New Orleans Chefs Make A Splash in Israel

Take four chefs steeped in the decidedly non-kosher New Orleans cuisine, have them cook kosher in Israel in a series of events that seem li...


Take four chefs steeped in the decidedly non-kosher New Orleans cuisine, have them cook kosher in Israel in a series of events that seem like they came from the minds of Food Network reality-show producers, and what do you get?

For the chefs, a trip of a lifetime and a life-changing experience. For Israel, a culinary event that made a huge splash nationally for a week. And for New Orleans’ Partnership 2Gether community, Rosh Ha’Ayin, a civic event of unprecedented proportions.

Partnership 2Gether is the new name for Partnership 2000, a Jewish Agency program that pairs Jewish communities worldwide with Israeli communities.

Chefs John Besh of Restaurant August, Chef David Slater from Emerils, Chef Jacques Leonardi from Jacque-Imos and Chef Alon Shaya from Domenica spent a week in Israel at the end of June.

Alan Franco chaired the delegation, and Michael Weil, director of the Jewish Federation of Greater New Orleans, said “we were very lucky to get four celebrity chefs,” along with their spouses and girlfriends.

Rabbi Brad Hirschfield of the Jewish Center for Learning and Leadership also was on the trip as a scholar-in-residence.

The mission was a return trip from the visit of Israeli chefs to Birmingham and New Orleans last year. Birmingham also has an official sister-city relationship with Rosh Ha’Ayin and is celebrating the 30th anniversary of that relationship this year.

After last year’s visit, Shaya said a return trip for New Orleans chefs to Israel was discussed, and “I said count me in… this was something I’d always wanted to do.”

Shaya was born in Bat Yam, and his family moved to Philadelphia when he was four. “I never really had a chance to get to know Israel,” he said, despite going there for family visits. This was a chance to see Israel “not only as a chef but as an adult.”

For Besh, who grew up a “devout Catholic,” this was a chance to see all the places he had studied in reading scriptures. “To actually go and step foot… it’s incredible and very powerful.”

It was also a chance to see old friends he hadn’t seen in 25 years, some of whom are leading chefs in Israel.

Slater, who has been to Seder at the Franco home, said Franco brought up the idea to him and “I was all for it.”

For Leonardi, traveling to Israel really wasn’t on his to-do list, but when he was asked about the trip, he figured it would be interesting from a culinary perspective. Now, “I’d recommend visiting Israel to everyone. It’s so beautiful.”

One of the main events of the trip was a June 27 dedication ceremony for the Rosh Ha’Ayin Promenade. The chefs each had an individual station where they prepared their dishes and did demonstrations. They prepared 2,000 plates, and early on figured that about 1,000 people would show up. At the last minute, the expected crowd figure was bumped up to 2,000.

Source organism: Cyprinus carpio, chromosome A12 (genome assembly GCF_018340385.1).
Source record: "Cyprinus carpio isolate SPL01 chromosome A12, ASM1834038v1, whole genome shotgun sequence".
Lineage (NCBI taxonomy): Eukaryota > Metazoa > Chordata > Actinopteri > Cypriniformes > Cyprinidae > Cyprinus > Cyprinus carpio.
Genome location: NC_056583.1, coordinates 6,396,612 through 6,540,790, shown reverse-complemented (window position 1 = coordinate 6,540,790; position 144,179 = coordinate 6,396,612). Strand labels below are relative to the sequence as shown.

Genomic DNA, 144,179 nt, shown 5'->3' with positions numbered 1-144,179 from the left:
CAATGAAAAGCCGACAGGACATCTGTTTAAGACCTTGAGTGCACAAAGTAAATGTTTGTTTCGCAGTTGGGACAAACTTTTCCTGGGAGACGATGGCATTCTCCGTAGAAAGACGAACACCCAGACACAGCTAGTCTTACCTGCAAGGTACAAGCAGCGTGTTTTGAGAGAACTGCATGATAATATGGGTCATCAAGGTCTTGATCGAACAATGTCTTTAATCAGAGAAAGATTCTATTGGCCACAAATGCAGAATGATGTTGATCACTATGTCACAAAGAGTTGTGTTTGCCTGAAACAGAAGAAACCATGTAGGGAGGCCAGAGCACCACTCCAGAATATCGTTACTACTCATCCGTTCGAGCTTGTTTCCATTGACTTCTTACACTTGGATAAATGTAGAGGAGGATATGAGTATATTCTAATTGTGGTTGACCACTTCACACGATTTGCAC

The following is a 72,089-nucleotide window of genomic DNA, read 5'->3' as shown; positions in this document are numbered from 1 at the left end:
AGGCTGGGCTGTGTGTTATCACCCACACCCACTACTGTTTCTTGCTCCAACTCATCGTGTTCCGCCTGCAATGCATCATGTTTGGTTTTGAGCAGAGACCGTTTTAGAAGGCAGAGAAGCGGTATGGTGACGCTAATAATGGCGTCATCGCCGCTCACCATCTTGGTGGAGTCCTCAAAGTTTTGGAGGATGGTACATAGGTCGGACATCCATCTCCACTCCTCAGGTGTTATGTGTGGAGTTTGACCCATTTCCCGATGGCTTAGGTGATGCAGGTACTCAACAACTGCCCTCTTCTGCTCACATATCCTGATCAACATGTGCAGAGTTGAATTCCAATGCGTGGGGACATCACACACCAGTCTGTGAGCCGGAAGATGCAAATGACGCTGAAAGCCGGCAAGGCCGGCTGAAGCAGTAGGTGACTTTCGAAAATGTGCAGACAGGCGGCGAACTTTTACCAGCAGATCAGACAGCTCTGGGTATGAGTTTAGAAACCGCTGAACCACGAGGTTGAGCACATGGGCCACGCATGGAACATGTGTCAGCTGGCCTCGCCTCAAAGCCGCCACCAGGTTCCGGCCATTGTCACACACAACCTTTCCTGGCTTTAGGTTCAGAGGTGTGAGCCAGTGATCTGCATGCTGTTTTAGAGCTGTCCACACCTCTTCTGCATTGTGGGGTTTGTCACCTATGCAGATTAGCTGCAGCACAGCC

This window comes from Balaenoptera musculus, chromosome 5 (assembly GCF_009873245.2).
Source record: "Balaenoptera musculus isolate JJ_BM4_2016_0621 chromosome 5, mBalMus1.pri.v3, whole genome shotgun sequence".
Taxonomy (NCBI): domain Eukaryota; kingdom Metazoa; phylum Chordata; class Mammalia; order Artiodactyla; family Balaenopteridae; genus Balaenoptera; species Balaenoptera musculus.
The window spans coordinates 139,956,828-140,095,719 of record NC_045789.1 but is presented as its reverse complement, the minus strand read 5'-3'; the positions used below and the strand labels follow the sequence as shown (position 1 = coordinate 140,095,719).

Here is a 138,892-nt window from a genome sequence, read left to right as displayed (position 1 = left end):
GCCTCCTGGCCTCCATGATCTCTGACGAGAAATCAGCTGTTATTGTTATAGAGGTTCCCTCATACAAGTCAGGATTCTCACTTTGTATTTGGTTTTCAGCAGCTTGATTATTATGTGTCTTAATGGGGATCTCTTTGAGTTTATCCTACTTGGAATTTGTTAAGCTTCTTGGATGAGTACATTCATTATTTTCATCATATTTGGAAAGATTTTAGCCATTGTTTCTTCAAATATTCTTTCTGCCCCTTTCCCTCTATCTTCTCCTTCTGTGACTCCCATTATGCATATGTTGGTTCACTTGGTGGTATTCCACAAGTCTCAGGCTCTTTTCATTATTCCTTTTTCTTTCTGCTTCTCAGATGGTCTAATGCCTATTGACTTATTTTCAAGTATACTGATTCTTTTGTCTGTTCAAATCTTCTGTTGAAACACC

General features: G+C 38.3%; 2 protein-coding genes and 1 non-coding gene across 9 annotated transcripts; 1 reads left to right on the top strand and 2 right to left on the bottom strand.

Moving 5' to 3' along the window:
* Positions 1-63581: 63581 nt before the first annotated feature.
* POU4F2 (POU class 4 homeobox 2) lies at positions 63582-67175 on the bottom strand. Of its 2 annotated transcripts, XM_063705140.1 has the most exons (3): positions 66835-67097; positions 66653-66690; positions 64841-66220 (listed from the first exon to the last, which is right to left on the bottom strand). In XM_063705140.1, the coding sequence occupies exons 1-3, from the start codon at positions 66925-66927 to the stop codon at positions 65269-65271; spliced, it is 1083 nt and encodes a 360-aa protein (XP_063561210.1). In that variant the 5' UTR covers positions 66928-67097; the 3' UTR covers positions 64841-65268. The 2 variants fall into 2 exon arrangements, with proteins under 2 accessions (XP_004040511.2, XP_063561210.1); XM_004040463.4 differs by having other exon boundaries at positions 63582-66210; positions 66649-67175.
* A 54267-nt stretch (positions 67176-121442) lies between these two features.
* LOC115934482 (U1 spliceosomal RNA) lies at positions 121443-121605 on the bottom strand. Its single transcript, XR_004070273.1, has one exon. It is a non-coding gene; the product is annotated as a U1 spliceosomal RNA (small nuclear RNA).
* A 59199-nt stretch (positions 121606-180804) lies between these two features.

Instead, estimates of the crowd were from 7,000 to 10,000, depending on who you ask. Weil said it was the largest outdoor event ever held in Rosh Ha’Ayin, which has a population of around 40,000.

Rosh Ha’Ayin Mayor Moshe Sinai said “the visit was important and inspiring. It demonstrated the friendship between our communities and the ability of local initiatives to bring change, love and joy to our residents.”

The chefs made a range of Louisiana-inspired dishes: Slater made redfish courtboullion, Leonardi did smothered chicken, Besh made jambalaya and Shaya made quail gumbo.

Besh figured it would be a challenge to do New Orleans dishes kosher, but he wasn’t unfamiliar with the guidelines. “It’s easier to make my food when I can use all the shellfish in the world, and my bacon,” he said, but he “can make great jambalaya out of beef sausage and chicken.

“It may not be my mom’s jambalaya,” he added.

Shaya noted that the promenade dedication brought together the two communities of Rosh Ha’Ayin — the historic Yemenite community, and the relatively new community that has come in over the last 20 years as the city tripled in size. “The event… was one of the first times the two communities really came together.”

He compared it to New Orleans — “all these cultures coming together over a pot of jambalaya.”

Leonardi also felt the similarities. “In New Orleans we live for the moment because who knows when the next hurricane will be; this is what I understand from Israelis that they do because they don’t know when the next war will be, so they live for the day.”

This was the second major event for the chefs in Rosh Ha’Ayin. On June 24, they prepared a gourmet Shabbat dinner for 60, attended by the mayor and other dignitaries in the home of Eran and Michal Katzir. Slater said it was an “amazing experience.”

The Shabbat dinner started with Fried Tomatoes with Whitefish Ravigote. First course was Corn Maque Choux with Pepper Jelly BBQ Chicken, and Cane Syrup Glazed Salmon Salad. Entrees were Stewed Chicken Creole, Okra and Tomatoes, and Seabass Etoufee with Creole Boiled Potatoes. Dessert was Olive Oil Almond Cake with Dates and Figs.

The chefs had a wide range of helpers. Mothers and children helped prepare the Shabbat dinner, and Hirschfield served as sous chef in many places.

Shaya said “we felt so welcomed by the community in Rosh Ha’Ayin. The second we got there, already it felt like family.”

Besh said the people of Rosh Ha’Ayin were “some of the most personable people that I have ever met” and that he “couldn’t think of a better place for a sister city.”

He saw similarities with New Orleans in an emphasis of arts and music. “They’re doing the same thing we’re trying to do here” in promoting cultural heritage.

While the chefs worked, other mission participants did volunteer work, Weil said. In Rosh Ha’Ayin, they visited the Aviv Center, where they made crafts with Ethiopian youth, planted trees in a garden and dedicated a bench.